The average annual rate of change of the Food sub-index for the twelve-month period ending December 2020 over the previous twelve-month average was 16.17 percent, 0.42 percent points from the average annual rate of change recorded in November 2020 (15.75) percent” the report stated.

Headline inflation number increased by 15.75 percent in the month of December 2020, up from 14.89 percent.

The report noted that increases were recorded in all COICOP divisions that yielded the Headline index.

On a month-on-month basis, “the urban index rose by 1.65 percent in December 2020, same as the rate recorded in November 2020, while the rural index also rose by 1.58 percent in December 2020, up by 0.02 percent above the rate that was recorded in November 2020 (1.56 percent).

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Economy

Nigeria’s Inflation Rate Rises to 15.75 Percent in December

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inflation

Nigeria’s Inflation Rate Rises to 15.75 Percent in December

Inflation rate in Africa’s largest economy, Nigeria, rose at the fastest pace in several months in the last month of 2020, according to the latest report from the National Bureau of Statistics (NBS).

Consumer Price Index (CPI), which measures inflation rate, increased by 15.75 percent year-on-year in December 2020, representing a 0.86 percent increment from the 14.89 percent attained in November.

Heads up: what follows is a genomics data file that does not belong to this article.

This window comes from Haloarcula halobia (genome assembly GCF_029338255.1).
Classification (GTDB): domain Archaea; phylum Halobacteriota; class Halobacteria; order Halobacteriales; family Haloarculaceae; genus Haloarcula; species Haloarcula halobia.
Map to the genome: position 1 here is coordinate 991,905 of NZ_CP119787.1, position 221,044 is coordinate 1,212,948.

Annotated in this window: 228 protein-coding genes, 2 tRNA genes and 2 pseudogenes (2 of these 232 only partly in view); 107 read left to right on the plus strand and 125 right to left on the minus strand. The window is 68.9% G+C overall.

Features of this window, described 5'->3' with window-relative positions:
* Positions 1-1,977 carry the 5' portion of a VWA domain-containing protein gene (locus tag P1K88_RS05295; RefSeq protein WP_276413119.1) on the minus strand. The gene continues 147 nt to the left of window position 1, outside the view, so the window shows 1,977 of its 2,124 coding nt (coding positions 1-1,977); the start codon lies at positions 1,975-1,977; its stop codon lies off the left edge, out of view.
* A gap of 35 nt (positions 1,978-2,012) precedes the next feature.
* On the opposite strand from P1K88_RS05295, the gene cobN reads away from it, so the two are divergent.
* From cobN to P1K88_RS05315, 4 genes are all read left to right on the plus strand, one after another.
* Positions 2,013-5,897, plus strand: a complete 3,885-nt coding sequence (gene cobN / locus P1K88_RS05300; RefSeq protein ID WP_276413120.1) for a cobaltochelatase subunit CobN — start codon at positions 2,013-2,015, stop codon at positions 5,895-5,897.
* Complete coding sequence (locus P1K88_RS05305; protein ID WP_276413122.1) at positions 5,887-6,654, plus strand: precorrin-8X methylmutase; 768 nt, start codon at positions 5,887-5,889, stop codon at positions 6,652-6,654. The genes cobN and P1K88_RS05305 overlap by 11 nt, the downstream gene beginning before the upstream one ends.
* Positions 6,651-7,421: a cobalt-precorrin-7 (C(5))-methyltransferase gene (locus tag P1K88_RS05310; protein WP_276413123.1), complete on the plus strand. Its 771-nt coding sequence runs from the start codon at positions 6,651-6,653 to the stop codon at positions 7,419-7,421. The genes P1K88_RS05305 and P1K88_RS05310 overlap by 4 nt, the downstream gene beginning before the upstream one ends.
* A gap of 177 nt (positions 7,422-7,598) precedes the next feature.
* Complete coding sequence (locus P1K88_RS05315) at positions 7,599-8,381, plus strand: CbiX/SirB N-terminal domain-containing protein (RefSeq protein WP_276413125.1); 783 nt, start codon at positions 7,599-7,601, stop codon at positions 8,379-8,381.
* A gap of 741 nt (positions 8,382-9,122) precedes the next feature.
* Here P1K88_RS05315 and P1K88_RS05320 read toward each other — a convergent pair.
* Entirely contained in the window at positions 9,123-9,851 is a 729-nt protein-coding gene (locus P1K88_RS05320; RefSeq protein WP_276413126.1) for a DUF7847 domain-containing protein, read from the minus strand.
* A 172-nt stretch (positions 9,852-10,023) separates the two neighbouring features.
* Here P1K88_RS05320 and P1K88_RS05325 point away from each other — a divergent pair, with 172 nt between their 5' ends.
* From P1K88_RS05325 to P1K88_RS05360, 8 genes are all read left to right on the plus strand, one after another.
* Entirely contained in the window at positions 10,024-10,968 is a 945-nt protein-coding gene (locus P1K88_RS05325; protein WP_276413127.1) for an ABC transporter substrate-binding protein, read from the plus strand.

On a monthly basis, headline inflation rose by 1.61 percent in the month of December, representing 0.01 percent increase from the 1,60 percent posted in the month of November.

Food gauge that measures prices of items in Africa’s largest economy increased by 19.56 percent in December from 18.30 percent in November.

NBS attributed the increase to the surge in prices of Bread and cereals, Potatoes, Yam and other tubers, Meat, Fruits, Vegetable, Fish and Oils and fats.

On a monthly basis, the food sub-index grew by 2.05 percent in December 2020, an increase of 0.01 percent points from 2.04 percent recorded in November 2020.

The more stable annual rate showed Food sub-index over the last 12 months increased by 0.42 percent points from 15.75 percent in November to 16.17 percent in December.

Herdsmen attacks, the rising cost of fuel, flooding and the wide exchange rate are some of the key factors impacting the cost of food items in Nigeria, especially in December when demands were the highest.

Still lack of enough fiscal buffer to cushion the effect of COVID-19 and ease forex scarcity also drag on raw materials necessary for the production of some import-dependent items.